A complete view of Acoustical Science & its bearings on music, for musicians & music students.

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Fig 70.
will be at rest, as indicated by the uniform shading. Precisely the same thing would occur, if A and B were three or any number of half wave-lengths apart.
Sir John Herschel made use of this principle in the construction of the apparatus shown in fig. 71. The tube of, which should be
Fig. 71.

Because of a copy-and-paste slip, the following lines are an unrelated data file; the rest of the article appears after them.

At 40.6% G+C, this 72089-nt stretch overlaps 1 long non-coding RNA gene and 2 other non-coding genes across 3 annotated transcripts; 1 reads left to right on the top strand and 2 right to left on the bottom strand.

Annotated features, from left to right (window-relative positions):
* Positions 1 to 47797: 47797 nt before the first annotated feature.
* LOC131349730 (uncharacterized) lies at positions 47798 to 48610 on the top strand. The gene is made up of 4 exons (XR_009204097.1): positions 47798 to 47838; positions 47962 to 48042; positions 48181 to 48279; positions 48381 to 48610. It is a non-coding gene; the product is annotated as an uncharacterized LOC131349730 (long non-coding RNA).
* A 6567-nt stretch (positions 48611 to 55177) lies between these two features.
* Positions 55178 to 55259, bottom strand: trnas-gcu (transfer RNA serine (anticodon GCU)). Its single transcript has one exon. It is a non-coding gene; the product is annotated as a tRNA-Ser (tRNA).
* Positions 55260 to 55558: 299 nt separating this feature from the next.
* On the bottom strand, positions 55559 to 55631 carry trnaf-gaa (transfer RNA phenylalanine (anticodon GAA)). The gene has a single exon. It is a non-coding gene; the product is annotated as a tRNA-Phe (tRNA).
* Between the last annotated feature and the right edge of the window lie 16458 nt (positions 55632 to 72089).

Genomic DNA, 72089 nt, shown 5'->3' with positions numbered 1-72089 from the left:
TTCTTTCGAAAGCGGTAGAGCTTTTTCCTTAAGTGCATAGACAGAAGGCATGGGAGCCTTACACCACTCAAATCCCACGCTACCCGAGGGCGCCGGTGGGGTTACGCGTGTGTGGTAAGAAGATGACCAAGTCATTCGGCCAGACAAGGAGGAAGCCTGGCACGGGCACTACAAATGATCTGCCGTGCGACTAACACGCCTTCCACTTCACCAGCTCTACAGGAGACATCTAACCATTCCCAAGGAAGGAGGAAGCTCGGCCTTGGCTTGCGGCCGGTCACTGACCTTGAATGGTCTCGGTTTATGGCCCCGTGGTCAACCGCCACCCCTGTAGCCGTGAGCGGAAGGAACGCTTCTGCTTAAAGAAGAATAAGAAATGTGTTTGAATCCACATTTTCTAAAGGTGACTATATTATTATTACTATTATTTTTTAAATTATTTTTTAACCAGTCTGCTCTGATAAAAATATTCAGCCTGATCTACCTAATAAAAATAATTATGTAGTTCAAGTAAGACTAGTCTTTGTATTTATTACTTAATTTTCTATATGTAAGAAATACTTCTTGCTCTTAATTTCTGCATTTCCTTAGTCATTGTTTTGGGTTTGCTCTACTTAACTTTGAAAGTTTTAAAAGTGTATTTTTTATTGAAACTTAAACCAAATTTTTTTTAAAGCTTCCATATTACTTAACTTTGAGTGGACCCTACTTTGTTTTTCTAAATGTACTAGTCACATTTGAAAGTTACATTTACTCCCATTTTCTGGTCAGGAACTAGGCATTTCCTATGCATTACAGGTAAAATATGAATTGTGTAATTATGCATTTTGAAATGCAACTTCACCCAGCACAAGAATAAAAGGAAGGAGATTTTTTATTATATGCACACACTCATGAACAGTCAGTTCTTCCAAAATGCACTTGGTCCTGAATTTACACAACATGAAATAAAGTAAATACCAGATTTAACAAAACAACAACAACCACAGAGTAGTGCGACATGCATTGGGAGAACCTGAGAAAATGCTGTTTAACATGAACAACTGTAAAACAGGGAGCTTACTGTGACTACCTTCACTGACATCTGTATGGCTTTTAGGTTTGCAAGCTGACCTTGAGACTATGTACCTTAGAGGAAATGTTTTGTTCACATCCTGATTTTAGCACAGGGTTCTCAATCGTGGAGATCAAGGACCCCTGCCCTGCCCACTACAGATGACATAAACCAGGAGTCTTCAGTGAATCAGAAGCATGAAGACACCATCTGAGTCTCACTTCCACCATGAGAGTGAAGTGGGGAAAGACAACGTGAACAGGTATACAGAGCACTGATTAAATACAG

longer than represented in the figure, divides into two at /, the one branch being carried round m, and the other round n. These two branches again unite at g, to form the tube g p. The U shaped portion n b, which slides air-tight by telescopic joints over the main tube a b, can be drawn out, as shown in the figure. When a vibrating fork is held at o, the sound waves produced, divide at/, and pass along the two branches, reuniting at g, before reaching the ear of the observer at p. Now if the U shaped portion is pushed home to a, the waves through both branches reach the ear together; but if it be gradually pulled out, a point is reached at which the sound disappears altogether. From what has been said above, it